Sunday, June 11, 2017

At the NYC Ballet and its Ancillary Show

WASHINGTON DC – I found myself stuck between a ballet historian and a Lady Dame last night at the John F. Kennedy Center’s New York City Ballet (NYCB).

Works by choreographers George Balanchine and Alexei Ratmansky were presented in an amazing three-piece show, while I was an unwilling participant in a show of ballet knowledge.

An old geezer to my left fashioned himself a ballet historian with a barrage of unsolicited information and a remarkable display of namedropping. Lady Dame to my right, dared to compete with the ballet pundit but conceded when she discovered her mere American ballet knowledge failed to match the internationally knowledgeable ballet enthusiast.

At the end of the first piece, the Square Dance, the dancers relished in the audience applause—a mark of their approval for the spectacular performance. Then, the curtains fell. I could not wait to see the second piece (Odessa, combined with Tarantella) after the first intermission, while the Balanchine historian apparently could not wait to flex his verbal ballet muscles.

“Have you seen Odessa?” he started. Lady Dame puffed an irritable sigh and shrugged her shoulders, bumping my right arm ever so lightly in disapproval of the foretelling ballet maestro. “I saw the original in… blah, blah, blah...” director and classical composer names, he bragged. Admittedly, I found his knowledge admirable, despite his intrusiveness, but his ridiculing of the first piece increased my desire to escape his chitchat.

Brilliant! Simply the way I described the second piece—to which the old geezer stated no qualms. The third piece, Rodeo: Four Dance Episodes, followed the second intermission. This time, I was not having it. I pardoned myself and slipped pass the old geezer. I needed a breath of fresh air, as well as a strategy to ignore him upon my return.

My timing was impeccable. As I entered the hallway to the cavernous Opera House the lights began to flicker, a signal for the audience to return to their seats before the show resume. The old geezer was seated and peering through the pages in the program’s booklet.  Lady Dame was standing, as if to avoid conversation with the old geezer during my absence.

Bravo! The third piece ended, and the Curtain Call was much to my delight as it was to the dancers. My evening of the NYCB and its ancillary show had ended.

Perhaps I will take along a Ratmansky maestro to battle future Balanchin-ists while I enjoy the artistic brilliance of choreographers George Balanchine and Alexei Ratmansky in peace.

By Denrique Preudhomme

Copyright© 2017. All Rights Reserved.

Sunday, April 3, 2016

iDeclare the Truth

I have sworn to do, and stood firmly on two things (amidst my Type A list of many things): 1) Vote for the pretentious and obnoxious Donald Trump, if he were the last man on earth, who, I strongly doubt would survive among women—given his obvious sexism; and, 2) purchase no other smartphone than a BlackBerry. But, when an unexpected paradigm shift threatened the latter, I was forced to consider an option as unimaginable as the former.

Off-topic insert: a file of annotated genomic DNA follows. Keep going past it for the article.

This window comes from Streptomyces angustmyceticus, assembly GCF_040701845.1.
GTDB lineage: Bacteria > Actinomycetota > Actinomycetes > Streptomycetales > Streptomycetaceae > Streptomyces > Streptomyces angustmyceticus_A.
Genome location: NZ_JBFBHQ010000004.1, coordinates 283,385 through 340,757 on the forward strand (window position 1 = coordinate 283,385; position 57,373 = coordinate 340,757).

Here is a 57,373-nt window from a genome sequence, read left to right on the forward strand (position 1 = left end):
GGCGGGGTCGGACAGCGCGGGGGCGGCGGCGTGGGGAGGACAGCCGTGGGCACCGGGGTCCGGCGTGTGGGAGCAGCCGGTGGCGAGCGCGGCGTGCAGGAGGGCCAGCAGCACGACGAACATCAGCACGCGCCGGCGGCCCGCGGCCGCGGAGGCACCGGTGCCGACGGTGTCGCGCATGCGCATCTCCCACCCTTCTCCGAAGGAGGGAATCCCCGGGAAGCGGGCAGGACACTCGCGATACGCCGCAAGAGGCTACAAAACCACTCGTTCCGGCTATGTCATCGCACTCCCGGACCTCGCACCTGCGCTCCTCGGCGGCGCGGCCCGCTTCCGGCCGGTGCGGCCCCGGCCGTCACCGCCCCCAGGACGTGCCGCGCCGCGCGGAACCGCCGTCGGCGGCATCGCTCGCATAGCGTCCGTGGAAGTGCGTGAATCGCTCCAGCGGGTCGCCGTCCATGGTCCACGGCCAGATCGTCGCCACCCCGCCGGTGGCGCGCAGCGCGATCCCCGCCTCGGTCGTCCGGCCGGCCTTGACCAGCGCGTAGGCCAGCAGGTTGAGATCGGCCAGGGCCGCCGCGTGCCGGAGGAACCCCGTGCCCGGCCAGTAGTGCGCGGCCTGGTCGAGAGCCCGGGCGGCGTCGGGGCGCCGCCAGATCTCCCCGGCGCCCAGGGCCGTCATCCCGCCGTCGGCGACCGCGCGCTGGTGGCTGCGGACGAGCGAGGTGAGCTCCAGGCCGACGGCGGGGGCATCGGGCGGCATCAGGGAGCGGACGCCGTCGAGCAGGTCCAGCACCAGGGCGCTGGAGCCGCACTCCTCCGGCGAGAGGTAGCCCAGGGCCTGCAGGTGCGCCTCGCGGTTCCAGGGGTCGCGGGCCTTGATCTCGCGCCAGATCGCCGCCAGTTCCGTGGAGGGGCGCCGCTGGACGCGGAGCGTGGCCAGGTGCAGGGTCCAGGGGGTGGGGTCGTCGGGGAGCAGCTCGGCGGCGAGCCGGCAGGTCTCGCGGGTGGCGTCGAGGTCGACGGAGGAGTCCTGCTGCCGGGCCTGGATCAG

My prolonged relationship with Blackberry has parlayed from the BlackBerry 1700, introduced in 2003, to the BlackBerry Q10, released in 2013. Blackberry phones were designed to concentrate on wireless communication (email, mobile telephone and text messaging), which has satisfied my wireless consumerism for over 10 years. So, the iDea of their competitors capturing my iNterest with devices designed to offer an array of entertainment, while iNadvertently creating a host of petty crimes, was as iMpossible as my voting for Donald Trump. But, in August 2013, when BlackBerry announced its intention to sell the company due to increasingly unfavorable financial position and competition in the mobile industry, I feared the worst.

On June 29, 2007, when the first generation of iPhone, designed and marketed by Apple, Inc. (Apple), was launched, I was among the cautiously optimistic, waiting for all of the technological glitches to present themselves and the remedies and upgrades to prevail. But, when iPhone’s remedies and upgrades quickly spiraled into a massive fanfare with billions in revenue (resulting in sales of approximately 700 million iPhones to-date, according to Apple’s CEO Tim Cook at a conference on March 9, 2016), I refused to contribute to an Apple wireless device monopoly. In fact, I was adamant, because I needed to maintain my wireless device, preferred and self-described name, BlackBerry Chic.

In November 2013, despite previously announcing intentions to sell the company, BlackBerry’s interim CEO John S. Chen released an open message saying “We are committed to reclaiming our success,” and I was extremely pleased. However, due to the popularity of the iPhones and similar devices, wireless companies were forced to discontinue sales of BlackBerry devices, causing me to ultimately reconsider and shamefully purchase an iPhone.

Yes. This BlackBerry Chic is now an iPhone consumer. A broken AC power port on my 22-month old BlackBerry Q10, along with wireless companies such as Sprint®, discontinuing sales of BlackBerry devices, has [with the support of statistical data, being, 80% of BlackBerry users are now iPhone users] lead me to become a part of the Apple monopoly. Therefore, the purpose of my message is to out myself before the 80%ers, and the otherwise 2007 fan-craved iPhone users spot me with my new iPhone and label me as a two-faced, contradicting wireless phone user. Frankly… aren’t we all?

Copyright© 2016 Denrique Preudhomme. All Rights Reserved.
Note: Research and data obtained from various reputable news source.